PESHAWAR: After a larger bench of the Peshawar High Court dismissed petitions of the Sunni Ittehad Council (SIC) challenging the ECP’s decision to deny the party its share of seats reserved for women and non-Muslim lawmakers in the assemblies, PTI said it would take the matter to the Supreme Court.

The bench, which heard arguments for two consecutive days, pronounced a short order on Thursday and rejected the two petitions filed by the SIC — which was joined by the PTI lawmakers to claim their share of reserved seats.

The petitioner had sought directives from the court for the ECP to allocate the reserved seats to the SIC based on their strength in parliament.

It had also challenged Section 104 of the Elections Act which pertains to the mandatory submission of priority lists of candidates by a political party for the reserved seats.

On March 6, the court granted interim relief to the SIC and directed the speaker of the National Asse­mbly not to administer an oath to the eight MNAs-elect on reserved seats from Khyber Pakhtunkhwa.

Keeping in view intricate legal questions in the matter, the PHC chief justice had constituted a special larger bench consisting of five senior most judges, including Justice Ishtiaq Ibrahim, Justice Ijaz Anwar, Justice Syed Muhammad Attique Shah, Justice Shakeel Ahmad and Justice Syed Arshad Ali.

After the decision, PTI Chairman Gohar Ali Khan told reporters outside the Adiala jail in Rawalpindi that the former ruling party would move the Supreme Court to claim its share of reserved seats. Mr Gohar urged the top court to constitute a larger bench to hear the case.

PTI arguments

The petitioner’s lead counsel Barrister Syed Ali Zafar explained the background of the issue, stating that the PTI was denied an election symbol by the ECP and the said order was challenged before the PHC. He stated that the high court had provided relief to the PTI by declaring the ECP’s order as illegal, but the Supreme Court had set aside the high court’s order which resulted in the PTI contesting the general elections without an election symbol.

Mr Zafar contended that for the first time in history, independent candidates had won in such a large number. “To get its share of reserved seats these independents had to join a political party; hence, they joined the SIC in the stipulated period,” he said, adding that 86 MNAs, 90 members in the KP Assembly, 107 in Punjab, nine in Sindh, and one in Balochistan had joined the council.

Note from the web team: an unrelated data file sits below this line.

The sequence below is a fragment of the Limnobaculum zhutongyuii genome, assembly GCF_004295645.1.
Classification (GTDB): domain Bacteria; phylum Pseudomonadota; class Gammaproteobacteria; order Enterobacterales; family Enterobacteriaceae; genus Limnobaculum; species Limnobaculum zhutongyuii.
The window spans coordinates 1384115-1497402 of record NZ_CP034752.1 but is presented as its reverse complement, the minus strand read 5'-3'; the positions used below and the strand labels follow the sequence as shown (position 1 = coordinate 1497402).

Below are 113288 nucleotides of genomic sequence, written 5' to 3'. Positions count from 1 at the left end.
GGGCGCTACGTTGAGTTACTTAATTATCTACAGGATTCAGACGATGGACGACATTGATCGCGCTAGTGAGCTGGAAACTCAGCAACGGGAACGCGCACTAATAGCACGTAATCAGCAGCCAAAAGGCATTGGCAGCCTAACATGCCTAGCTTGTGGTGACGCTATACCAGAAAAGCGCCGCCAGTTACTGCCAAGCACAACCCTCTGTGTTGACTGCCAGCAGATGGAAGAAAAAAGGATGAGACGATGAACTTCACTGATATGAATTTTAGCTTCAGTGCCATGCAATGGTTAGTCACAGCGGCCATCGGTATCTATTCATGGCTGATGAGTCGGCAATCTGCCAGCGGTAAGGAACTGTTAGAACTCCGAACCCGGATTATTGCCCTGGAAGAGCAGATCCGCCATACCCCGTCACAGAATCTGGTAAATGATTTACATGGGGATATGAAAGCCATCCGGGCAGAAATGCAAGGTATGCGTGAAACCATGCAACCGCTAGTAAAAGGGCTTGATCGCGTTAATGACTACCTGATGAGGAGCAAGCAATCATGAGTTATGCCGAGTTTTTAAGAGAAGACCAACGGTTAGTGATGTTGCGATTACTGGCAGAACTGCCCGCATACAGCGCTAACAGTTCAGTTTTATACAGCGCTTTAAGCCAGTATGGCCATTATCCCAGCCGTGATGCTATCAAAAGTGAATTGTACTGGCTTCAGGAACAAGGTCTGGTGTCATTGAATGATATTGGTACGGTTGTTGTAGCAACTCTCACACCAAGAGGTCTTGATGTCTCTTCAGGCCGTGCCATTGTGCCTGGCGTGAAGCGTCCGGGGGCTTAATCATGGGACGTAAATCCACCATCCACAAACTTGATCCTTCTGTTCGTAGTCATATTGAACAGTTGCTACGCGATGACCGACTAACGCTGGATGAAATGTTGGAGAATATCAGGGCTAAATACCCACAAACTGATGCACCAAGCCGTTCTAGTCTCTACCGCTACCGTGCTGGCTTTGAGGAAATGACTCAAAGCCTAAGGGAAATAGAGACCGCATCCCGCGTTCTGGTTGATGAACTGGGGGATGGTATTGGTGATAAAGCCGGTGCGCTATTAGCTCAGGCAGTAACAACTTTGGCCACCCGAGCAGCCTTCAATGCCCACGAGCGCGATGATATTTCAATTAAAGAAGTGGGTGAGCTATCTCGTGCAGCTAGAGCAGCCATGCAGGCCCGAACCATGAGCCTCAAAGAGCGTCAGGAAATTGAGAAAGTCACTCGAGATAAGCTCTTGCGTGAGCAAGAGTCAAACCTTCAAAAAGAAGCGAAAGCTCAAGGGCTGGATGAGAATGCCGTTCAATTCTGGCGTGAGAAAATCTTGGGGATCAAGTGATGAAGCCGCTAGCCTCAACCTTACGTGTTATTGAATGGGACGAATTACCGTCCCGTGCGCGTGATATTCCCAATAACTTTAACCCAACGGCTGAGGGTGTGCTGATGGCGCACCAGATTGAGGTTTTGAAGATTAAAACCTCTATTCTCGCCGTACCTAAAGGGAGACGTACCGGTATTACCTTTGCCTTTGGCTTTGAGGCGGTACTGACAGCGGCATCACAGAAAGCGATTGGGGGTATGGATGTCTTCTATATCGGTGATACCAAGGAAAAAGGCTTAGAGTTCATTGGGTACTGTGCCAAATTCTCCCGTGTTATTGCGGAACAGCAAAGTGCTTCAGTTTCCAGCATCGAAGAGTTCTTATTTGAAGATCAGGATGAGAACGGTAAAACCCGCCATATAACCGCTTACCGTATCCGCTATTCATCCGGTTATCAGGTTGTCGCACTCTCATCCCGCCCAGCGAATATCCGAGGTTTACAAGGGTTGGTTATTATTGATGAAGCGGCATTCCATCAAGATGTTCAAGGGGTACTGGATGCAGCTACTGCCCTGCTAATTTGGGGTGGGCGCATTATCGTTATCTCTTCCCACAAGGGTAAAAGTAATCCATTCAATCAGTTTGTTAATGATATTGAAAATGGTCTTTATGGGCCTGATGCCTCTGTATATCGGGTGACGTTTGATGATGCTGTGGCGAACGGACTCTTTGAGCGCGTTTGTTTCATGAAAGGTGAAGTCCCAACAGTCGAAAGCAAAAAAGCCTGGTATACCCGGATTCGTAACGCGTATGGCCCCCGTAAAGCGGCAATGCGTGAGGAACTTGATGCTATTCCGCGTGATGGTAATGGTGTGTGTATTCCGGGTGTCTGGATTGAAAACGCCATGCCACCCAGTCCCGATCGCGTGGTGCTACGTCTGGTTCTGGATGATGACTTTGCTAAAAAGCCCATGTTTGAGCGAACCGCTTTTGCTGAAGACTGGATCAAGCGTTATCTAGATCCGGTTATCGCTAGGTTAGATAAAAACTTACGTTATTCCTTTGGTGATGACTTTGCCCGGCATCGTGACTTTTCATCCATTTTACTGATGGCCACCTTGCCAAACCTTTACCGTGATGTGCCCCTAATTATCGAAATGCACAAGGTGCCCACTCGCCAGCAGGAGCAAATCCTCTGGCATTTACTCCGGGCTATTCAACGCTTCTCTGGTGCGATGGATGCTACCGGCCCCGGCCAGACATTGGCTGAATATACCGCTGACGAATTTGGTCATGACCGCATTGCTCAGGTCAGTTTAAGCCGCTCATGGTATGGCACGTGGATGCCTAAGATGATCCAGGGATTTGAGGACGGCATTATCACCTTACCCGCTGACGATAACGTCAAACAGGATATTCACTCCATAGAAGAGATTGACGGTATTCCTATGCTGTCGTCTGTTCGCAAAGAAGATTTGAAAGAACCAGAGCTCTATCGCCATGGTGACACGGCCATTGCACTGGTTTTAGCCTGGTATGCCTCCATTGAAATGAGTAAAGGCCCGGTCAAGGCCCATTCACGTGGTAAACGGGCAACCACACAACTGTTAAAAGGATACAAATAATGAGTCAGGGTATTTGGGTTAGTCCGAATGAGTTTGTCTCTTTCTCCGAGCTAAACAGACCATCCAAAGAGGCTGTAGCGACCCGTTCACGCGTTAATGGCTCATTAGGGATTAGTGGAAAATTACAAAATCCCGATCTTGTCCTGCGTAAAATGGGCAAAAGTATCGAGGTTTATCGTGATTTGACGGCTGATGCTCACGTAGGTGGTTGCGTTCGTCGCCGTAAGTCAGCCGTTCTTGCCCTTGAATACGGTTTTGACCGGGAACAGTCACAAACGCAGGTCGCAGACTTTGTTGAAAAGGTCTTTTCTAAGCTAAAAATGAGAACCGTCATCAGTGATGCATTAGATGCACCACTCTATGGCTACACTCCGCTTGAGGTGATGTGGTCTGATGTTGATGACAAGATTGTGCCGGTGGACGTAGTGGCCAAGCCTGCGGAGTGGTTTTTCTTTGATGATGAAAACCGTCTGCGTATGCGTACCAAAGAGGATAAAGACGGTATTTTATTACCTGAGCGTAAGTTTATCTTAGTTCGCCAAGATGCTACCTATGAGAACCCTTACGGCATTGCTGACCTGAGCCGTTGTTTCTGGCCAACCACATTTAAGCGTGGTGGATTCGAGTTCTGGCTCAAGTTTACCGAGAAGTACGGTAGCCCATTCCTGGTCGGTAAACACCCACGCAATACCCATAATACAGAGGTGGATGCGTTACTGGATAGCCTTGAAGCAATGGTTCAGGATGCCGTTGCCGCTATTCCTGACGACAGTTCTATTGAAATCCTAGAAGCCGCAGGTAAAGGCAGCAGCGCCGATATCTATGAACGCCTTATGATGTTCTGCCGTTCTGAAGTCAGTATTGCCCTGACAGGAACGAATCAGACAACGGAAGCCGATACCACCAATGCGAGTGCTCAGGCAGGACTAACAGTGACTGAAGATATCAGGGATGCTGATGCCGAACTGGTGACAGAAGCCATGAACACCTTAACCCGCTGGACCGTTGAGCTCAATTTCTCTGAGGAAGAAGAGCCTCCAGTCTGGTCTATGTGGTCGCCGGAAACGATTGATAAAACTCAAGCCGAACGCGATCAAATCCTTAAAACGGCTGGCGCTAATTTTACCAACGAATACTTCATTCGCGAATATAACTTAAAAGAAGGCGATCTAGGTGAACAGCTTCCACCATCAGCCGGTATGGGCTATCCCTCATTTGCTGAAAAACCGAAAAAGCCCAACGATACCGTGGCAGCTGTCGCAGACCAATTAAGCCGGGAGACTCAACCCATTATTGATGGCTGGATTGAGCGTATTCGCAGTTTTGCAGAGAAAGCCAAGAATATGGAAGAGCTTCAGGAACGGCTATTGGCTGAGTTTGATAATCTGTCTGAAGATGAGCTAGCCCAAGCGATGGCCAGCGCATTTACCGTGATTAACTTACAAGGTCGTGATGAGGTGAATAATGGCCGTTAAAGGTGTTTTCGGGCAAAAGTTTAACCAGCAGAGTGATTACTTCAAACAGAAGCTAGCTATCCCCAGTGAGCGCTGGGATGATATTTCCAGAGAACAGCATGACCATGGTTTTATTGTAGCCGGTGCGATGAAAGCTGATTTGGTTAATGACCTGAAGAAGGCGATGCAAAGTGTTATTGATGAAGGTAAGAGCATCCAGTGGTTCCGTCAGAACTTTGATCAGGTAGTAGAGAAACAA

Mr Zafar contended that under the Constitution and the Elections Act, 2017, the council had to get 26 of the 30 seats reserved for women and non-Muslims in the KP Assembly and eight of the MNA seats from this province.

He added that under Article 106 and Section 104 of the Elections Act, the seats had to be assigned to the SIC, but the ECP allocated these to other political parties, which had acted like ‘qabza (occupier) groups’.

The bench observed that they shouldn’t be referred to as such as the seats were allotted to them by the ECP.

Mr Zafar argued that a party registered with the ECP and having an election symbol would continue to be a political party even if it didn’t contest polls. He added that such a party enjoyed all the rights of a political party guaranteed in Article 17 of the Constitution.

Justice Arshad commented that the only difference between the PTI and the SIC was that unlike the former the latter had an election symbol, but both the parties had not contested elections.

The judge wondered whether while joining the SIC they didn’t know that it had not submitted any priority list of candidates as per requirement of the law.

The bench also inquired that when a political party did not have representation in a house then how could it be assigned the reserved seats merely by joining of independent members?

It was further observed that after the judgement of the apex court in the intra-party election case, the PTI should have re-conducted party polls. Mr Zafar contended that they had held intra-party polls but so far the ECP had not accepted it.

He also cited the example of BAP (Balochistan Awami Party), which was assigned a reserved seat when three independents had joined it after the 2019 provincial assembly polls in former Fata. ECP’s counsel Sikander Bashir Momand pointed out that no documentary evidence was provided regarding the BAP’s case.

An additional advocate general, Mubashir Manzoor, supported the petitioner’s contention and stated that once the independent members joined the SIC it became a parliamentary party.

A day earlier, the attorney general, the ECP’s counsel, and lawyers for the PML-N, PPP, and JUI-F had requested the court to reject the petitions as the SIC had neither contested the general elections nor submitted priority lists of its candidates for the said seats. They had contended that the council was not a parliamentary party and was thus not entitled to the reserved seats.

Published in Dawn, March 15th, 2024



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